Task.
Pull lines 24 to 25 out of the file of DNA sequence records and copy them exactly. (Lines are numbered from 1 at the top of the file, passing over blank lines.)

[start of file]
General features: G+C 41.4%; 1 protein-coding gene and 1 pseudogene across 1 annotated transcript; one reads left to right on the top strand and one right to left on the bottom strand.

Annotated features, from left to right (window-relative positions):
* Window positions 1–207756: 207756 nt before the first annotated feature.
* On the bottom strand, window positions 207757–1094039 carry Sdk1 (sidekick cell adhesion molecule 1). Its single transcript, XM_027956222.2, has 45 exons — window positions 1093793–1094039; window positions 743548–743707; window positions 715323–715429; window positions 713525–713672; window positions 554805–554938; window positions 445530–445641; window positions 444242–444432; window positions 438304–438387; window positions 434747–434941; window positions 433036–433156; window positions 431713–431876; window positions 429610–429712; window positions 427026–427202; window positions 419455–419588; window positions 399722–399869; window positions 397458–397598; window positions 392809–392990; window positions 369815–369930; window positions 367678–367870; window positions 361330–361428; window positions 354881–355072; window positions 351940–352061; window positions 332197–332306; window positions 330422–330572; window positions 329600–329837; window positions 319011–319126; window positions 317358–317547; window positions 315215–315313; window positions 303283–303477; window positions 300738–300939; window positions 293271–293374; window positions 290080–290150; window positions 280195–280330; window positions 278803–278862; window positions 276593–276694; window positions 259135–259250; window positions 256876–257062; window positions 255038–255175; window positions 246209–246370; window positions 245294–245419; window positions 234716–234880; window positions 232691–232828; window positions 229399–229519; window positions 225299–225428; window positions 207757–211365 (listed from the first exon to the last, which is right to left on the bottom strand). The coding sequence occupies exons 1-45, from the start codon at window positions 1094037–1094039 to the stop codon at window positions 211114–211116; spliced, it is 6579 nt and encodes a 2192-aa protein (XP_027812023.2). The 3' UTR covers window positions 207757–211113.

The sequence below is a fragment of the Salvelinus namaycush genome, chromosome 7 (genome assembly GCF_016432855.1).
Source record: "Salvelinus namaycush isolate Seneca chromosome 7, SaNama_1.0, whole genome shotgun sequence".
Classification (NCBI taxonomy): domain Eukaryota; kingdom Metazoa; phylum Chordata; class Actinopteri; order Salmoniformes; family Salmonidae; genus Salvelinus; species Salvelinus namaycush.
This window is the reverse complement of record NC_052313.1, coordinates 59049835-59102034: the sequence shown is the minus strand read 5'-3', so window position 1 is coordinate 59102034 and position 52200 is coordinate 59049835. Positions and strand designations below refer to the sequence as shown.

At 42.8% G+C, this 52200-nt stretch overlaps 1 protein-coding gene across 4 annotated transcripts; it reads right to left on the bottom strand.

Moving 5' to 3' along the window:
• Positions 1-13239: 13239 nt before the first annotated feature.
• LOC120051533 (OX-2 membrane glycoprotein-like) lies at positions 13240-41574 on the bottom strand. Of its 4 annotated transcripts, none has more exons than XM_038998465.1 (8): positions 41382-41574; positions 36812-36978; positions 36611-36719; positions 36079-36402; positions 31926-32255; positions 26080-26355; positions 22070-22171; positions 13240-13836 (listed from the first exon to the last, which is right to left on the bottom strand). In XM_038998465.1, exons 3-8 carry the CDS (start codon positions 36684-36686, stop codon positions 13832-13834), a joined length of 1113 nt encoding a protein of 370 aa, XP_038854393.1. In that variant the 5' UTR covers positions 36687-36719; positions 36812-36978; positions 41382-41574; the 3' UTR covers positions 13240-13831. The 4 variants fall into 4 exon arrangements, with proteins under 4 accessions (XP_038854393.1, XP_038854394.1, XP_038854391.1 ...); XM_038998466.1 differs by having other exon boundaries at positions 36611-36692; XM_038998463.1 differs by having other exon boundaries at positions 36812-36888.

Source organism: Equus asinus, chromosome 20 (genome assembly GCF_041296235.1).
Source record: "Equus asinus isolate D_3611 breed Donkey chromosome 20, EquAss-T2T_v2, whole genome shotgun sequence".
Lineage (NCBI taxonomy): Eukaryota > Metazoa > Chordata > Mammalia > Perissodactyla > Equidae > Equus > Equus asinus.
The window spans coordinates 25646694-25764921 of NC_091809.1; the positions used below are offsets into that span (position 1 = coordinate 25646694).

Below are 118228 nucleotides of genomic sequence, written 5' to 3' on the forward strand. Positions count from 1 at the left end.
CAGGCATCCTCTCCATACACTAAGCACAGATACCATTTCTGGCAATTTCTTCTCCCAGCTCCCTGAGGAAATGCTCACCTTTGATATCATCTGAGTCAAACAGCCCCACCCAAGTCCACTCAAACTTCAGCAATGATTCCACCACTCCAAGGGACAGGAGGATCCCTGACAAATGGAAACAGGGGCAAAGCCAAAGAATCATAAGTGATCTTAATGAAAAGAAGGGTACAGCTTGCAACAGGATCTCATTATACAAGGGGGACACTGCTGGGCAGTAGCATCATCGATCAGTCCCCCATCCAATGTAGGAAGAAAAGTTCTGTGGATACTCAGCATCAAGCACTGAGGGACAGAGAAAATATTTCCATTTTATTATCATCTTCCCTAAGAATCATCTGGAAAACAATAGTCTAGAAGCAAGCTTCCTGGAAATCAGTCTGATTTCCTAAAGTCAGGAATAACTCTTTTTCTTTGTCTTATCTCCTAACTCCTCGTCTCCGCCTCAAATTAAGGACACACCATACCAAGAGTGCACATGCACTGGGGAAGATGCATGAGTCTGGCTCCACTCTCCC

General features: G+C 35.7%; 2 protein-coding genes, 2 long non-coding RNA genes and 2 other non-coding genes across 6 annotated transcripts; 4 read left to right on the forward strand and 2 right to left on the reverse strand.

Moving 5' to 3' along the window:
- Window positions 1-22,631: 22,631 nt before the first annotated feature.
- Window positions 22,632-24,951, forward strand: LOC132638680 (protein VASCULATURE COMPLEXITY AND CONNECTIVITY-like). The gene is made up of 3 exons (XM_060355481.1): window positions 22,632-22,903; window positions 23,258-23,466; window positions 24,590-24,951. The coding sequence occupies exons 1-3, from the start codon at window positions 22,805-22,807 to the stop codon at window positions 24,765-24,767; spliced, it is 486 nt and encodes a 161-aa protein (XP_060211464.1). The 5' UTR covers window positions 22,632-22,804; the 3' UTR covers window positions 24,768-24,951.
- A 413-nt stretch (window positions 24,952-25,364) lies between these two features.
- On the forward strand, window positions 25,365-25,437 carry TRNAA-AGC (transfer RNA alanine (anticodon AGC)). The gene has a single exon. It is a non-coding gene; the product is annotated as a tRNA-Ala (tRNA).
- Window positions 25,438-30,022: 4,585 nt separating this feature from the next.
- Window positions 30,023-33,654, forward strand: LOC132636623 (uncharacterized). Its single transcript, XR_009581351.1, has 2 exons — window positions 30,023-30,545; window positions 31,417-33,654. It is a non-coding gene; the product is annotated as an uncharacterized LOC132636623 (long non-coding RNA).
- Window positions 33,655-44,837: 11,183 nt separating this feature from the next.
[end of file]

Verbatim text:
- On the forward strand, window positions 25,365-25,437 carry TRNAA-AGC (transfer RNA alanine (anticodon AGC)). The gene has a single exon. It is a non-coding gene; the product is annotated as a tRNA-Ala (tRNA).
- Window positions 25,438-30,022: 4,585 nt separating this feature from the next.